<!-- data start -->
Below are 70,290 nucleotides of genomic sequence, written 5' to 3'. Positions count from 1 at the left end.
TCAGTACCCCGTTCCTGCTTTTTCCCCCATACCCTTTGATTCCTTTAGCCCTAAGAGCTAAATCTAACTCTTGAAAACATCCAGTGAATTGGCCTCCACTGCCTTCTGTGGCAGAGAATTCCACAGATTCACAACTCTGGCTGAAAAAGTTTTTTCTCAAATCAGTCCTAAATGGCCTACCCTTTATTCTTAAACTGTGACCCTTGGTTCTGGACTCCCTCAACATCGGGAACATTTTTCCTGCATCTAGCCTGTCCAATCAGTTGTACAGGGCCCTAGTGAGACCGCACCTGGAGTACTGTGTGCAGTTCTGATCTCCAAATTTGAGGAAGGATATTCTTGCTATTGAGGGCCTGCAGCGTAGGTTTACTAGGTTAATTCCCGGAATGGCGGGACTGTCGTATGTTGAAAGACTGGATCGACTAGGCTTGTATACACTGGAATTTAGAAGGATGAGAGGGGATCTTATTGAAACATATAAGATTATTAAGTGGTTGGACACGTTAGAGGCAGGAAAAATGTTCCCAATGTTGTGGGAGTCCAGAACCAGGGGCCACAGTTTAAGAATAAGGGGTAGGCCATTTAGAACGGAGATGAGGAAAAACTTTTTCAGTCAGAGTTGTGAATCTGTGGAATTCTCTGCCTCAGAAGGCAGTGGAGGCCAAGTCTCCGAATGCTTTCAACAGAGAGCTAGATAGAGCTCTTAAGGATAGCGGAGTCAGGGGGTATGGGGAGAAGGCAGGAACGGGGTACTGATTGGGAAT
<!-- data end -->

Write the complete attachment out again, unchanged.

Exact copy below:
Below are 70,290 nucleotides of genomic sequence, written 5' to 3'. Positions count from 1 at the left end.
TCAGTACCCCGTTCCTGCTTTTTCCCCCATACCCTTTGATTCCTTTAGCCCTAAGAGCTAAATCTAACTCTTGAAAACATCCAGTGAATTGGCCTCCACTGCCTTCTGTGGCAGAGAATTCCACAGATTCACAACTCTGGCTGAAAAAGTTTTTTCTCAAATCAGTCCTAAATGGCCTACCCTTTATTCTTAAACTGTGACCCTTGGTTCTGGACTCCCTCAACATCGGGAACATTTTTCCTGCATCTAGCCTGTCCAATCAGTTGTACAGGGCCCTAGTGAGACCGCACCTGGAGTACTGTGTGCAGTTCTGATCTCCAAATTTGAGGAAGGATATTCTTGCTATTGAGGGCCTGCAGCGTAGGTTTACTAGGTTAATTCCCGGAATGGCGGGACTGTCGTATGTTGAAAGACTGGATCGACTAGGCTTGTATACACTGGAATTTAGAAGGATGAGAGGGGATCTTATTGAAACATATAAGATTATTAAGTGGTTGGACACGTTAGAGGCAGGAAAAATGTTCCCAATGTTGTGGGAGTCCAGAACCAGGGGCCACAGTTTAAGAATAAGGGGTAGGCCATTTAGAACGGAGATGAGGAAAAACTTTTTCAGTCAGAGTTGTGAATCTGTGGAATTCTCTGCCTCAGAAGGCAGTGGAGGCCAAGTCTCCGAATGCTTTCAACAGAGAGCTAGATAGAGCTCTTAAGGATAGCGGAGTCAGGGGGTATGGGGAGAAGGCAGGAACGGGGTACTGATTGGGAAT